ROSELLO v. Keyspan Energy N.Y.C., et al., appellants.

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Supreme Court, Appellate Division, Second Department, New York.

Olga ROSELLO, et al., respondents, v. CITY OF NEW YORK, et al., defendants, Keyspan Energy N.Y.C., et al., appellants.

Decided: May 26, 2009

WILLIAM F. MASTRO, J.P., PETER B. SKELOS, THOMAS A. DICKERSON, and PLUMMER E. LOTT, JJ. Cullen & Dykman, LLP, Brooklyn, N.Y. (Joseph Delfino of counsel), for appellant Keyspan Energy N.Y.C. Lawrence Rogak, LLP, Oceanside, N.Y. (Renee Breitner of counsel), for appellant Gaetano Fontana. Friedman, Levy & Goldfarb, LLP, New York, N.Y. (Ira H. Goldfarb and David J. Kresman of counsel), for respondents.

In an action to recover damages for personal injuries, etc., the defendants Keyspan Energy N.Y.C. and Gaetano Fontana separately appeal from an order of the Supreme Court, Kings County (Rothenberg, J.), dated March 7, 2008, which denied their respective motions for summary judgment dismissing the complaint insofar as asserted against them.

ORDERED that the order is reversed, on the law, with one bill of costs, and the motions for summary judgment dismissing the complaint insofar as asserted against the appellants are granted.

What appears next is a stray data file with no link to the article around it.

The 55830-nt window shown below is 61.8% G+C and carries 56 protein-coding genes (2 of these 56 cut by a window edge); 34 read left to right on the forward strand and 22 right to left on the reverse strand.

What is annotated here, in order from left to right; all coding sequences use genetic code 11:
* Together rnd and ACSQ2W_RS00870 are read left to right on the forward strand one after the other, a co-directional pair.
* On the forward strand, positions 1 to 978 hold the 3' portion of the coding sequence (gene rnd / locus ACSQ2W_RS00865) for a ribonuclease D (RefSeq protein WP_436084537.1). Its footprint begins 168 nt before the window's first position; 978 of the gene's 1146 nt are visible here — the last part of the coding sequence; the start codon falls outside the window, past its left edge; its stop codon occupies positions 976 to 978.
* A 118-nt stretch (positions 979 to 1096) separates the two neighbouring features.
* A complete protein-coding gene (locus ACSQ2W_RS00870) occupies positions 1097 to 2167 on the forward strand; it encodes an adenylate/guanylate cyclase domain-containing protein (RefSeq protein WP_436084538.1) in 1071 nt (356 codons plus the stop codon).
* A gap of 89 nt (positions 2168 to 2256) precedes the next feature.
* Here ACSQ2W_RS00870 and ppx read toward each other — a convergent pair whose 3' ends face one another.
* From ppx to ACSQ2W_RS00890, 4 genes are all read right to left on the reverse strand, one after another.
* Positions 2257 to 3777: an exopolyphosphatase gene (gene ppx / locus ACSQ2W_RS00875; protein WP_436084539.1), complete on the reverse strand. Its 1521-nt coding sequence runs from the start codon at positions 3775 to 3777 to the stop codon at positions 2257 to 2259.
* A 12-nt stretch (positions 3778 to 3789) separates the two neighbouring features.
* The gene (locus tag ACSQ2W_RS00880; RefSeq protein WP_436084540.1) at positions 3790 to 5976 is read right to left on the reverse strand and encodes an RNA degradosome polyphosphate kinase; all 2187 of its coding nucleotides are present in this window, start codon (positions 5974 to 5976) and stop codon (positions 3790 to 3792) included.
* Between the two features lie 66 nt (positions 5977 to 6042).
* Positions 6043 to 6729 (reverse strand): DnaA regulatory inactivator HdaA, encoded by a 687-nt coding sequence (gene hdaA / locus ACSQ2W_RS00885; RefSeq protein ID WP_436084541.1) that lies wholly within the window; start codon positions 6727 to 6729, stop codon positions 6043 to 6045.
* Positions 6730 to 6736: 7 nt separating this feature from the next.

On January 4, 2002, at approximately 8:50 A.M., the plaintiff Olga Rosello (hereinafter the plaintiff) tripped and fell over a gas valve cap on the sidewalk of Fort Hamilton Parkway in Brooklyn, sustaining personal injuries.   After the plaintiff and her husband, derivatively, commenced the present action, the defendant Keyspan Energy N.Y.C. (hereinafter Keyspan) moved for summary judgment dismissing the complaint insofar as asserted against it, and the defendant Gaetano Fontana, the co-owner of an adjacent premises, moved for the same relief.   The Supreme Court denied the motions.   We reverse.

The appellants established their prima facie entitlement to judgment as a matter of law by showing that the alleged defect in the sidewalk was trivial, nonactionable, and did not possess the characteristics of a trap or nuisance (see Trincere v. County of Suffolk, 90 N.Y.2d 976, 665 N.Y.S.2d 615, 688 N.E.2d 489;  Shiles v. Carillon Nursing & Rehabilitation Ctr., LLC, 54 A.D.3d 746, 864 N.Y.S.2d 439).   The photographs of the sidewalk which Keyspan submitted in support of its motion indicate that the elevation differential between the defect and the surrounding sidewalk was slight (see Hawkins v. Carter Community Hous. Dev. Fund Corp., 40 A.D.3d 812, 835 N.Y.S.2d 731).   In addition, considering the depth of the defect and its width, as well as the time, place, and circumstances of the injury, the alleged defect did not have the characteristics of a trap or snare (see Trincere v. County of Suffolk, 90 N.Y.2d at 976, 665 N.Y.S.2d 615, 688 N.E.2d 489).   In opposition, the plaintiffs failed to raise a triable issue of fact (see CPLR 3212[b] ).

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